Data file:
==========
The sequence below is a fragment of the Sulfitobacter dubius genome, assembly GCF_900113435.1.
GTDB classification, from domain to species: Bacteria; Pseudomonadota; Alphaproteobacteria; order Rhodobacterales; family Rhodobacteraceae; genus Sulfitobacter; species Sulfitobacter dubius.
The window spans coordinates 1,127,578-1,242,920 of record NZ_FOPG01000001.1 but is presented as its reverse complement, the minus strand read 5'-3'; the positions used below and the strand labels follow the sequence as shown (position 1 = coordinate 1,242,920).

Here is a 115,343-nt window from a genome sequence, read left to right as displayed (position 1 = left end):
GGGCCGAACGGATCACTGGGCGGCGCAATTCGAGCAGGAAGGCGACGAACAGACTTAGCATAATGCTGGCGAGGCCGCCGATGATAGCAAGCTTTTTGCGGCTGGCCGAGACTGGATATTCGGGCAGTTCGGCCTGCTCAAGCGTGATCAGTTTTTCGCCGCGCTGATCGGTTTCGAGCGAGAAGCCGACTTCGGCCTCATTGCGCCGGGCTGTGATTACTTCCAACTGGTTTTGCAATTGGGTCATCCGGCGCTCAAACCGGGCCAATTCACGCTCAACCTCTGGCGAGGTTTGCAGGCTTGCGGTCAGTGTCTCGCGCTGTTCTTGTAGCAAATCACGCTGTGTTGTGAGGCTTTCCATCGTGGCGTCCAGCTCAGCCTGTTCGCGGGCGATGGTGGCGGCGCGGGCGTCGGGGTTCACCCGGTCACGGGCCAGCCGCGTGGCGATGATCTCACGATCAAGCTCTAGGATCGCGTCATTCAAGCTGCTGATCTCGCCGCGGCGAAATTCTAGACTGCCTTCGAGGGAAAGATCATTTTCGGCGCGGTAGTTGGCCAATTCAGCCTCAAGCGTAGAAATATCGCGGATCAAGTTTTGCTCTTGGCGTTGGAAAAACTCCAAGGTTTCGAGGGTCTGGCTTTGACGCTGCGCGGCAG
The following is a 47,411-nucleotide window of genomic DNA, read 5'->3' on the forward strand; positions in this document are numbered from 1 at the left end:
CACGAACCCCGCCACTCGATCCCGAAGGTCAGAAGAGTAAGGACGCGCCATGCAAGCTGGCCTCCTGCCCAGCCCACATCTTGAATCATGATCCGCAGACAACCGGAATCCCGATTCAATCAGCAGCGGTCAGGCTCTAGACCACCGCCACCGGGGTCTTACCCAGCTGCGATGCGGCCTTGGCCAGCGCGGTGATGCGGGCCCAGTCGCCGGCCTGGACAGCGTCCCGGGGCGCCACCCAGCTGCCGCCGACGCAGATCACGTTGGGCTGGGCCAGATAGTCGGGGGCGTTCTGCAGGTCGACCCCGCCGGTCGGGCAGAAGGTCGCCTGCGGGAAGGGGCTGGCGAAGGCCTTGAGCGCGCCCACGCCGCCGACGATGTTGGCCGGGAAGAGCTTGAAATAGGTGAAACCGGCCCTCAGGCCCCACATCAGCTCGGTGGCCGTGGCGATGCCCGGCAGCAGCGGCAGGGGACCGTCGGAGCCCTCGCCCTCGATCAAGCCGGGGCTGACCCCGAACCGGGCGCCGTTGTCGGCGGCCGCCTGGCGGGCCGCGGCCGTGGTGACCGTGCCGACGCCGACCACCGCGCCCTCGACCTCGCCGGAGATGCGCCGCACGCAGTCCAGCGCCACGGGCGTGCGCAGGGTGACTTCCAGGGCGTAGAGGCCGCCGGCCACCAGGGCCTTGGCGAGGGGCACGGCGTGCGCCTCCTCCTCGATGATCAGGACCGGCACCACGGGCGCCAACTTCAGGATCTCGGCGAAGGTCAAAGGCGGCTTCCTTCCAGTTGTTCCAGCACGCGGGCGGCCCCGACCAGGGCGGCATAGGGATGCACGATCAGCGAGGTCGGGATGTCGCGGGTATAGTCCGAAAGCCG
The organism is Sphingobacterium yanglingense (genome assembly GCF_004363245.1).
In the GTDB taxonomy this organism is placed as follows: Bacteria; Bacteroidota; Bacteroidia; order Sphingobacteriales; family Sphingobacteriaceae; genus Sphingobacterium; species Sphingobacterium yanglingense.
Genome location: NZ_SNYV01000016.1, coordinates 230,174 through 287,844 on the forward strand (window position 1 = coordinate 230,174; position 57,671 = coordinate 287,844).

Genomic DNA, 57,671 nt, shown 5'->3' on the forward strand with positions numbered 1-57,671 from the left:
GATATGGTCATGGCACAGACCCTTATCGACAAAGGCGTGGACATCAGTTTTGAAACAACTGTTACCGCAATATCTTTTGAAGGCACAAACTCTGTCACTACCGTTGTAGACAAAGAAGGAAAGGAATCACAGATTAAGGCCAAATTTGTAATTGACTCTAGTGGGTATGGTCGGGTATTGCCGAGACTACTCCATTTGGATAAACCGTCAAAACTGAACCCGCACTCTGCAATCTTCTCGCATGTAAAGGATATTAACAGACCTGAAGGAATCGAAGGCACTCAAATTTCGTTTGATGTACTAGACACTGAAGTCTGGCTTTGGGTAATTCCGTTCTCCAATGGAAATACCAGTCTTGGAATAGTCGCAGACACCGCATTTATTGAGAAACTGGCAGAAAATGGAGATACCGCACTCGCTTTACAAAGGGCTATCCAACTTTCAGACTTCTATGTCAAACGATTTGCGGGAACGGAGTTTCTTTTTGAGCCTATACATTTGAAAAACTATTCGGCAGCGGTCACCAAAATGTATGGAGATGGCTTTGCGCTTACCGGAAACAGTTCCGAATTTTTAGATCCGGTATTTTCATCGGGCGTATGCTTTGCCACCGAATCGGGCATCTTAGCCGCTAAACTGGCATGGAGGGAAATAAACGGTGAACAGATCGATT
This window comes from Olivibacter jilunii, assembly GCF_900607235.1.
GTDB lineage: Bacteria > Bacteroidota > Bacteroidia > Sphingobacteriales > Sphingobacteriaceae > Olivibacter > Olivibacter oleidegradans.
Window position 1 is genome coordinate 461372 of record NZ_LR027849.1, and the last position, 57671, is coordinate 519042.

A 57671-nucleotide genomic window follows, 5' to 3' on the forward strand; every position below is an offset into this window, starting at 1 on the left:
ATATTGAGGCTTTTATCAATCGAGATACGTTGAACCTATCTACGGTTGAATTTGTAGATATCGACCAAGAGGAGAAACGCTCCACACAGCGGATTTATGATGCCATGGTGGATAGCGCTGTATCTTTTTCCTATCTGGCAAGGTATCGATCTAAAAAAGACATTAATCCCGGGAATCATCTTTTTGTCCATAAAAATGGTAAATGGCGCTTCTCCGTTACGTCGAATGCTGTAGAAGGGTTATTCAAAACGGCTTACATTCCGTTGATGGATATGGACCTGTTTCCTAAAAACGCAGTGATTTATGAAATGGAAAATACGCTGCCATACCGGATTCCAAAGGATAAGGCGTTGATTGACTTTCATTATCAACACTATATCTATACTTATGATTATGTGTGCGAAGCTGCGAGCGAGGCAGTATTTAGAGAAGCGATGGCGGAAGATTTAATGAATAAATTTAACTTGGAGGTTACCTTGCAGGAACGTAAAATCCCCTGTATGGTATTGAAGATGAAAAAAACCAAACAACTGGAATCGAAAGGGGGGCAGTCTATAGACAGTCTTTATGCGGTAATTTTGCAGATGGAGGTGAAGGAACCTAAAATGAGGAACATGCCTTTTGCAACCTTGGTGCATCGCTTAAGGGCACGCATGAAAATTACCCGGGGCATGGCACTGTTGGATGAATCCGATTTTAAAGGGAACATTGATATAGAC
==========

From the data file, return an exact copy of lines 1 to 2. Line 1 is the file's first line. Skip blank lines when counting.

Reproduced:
The sequence below is a fragment of the Sulfitobacter dubius genome, assembly GCF_900113435.1.
GTDB classification, from domain to species: Bacteria; Pseudomonadota; Alphaproteobacteria; order Rhodobacterales; family Rhodobacteraceae; genus Sulfitobacter; species Sulfitobacter dubius.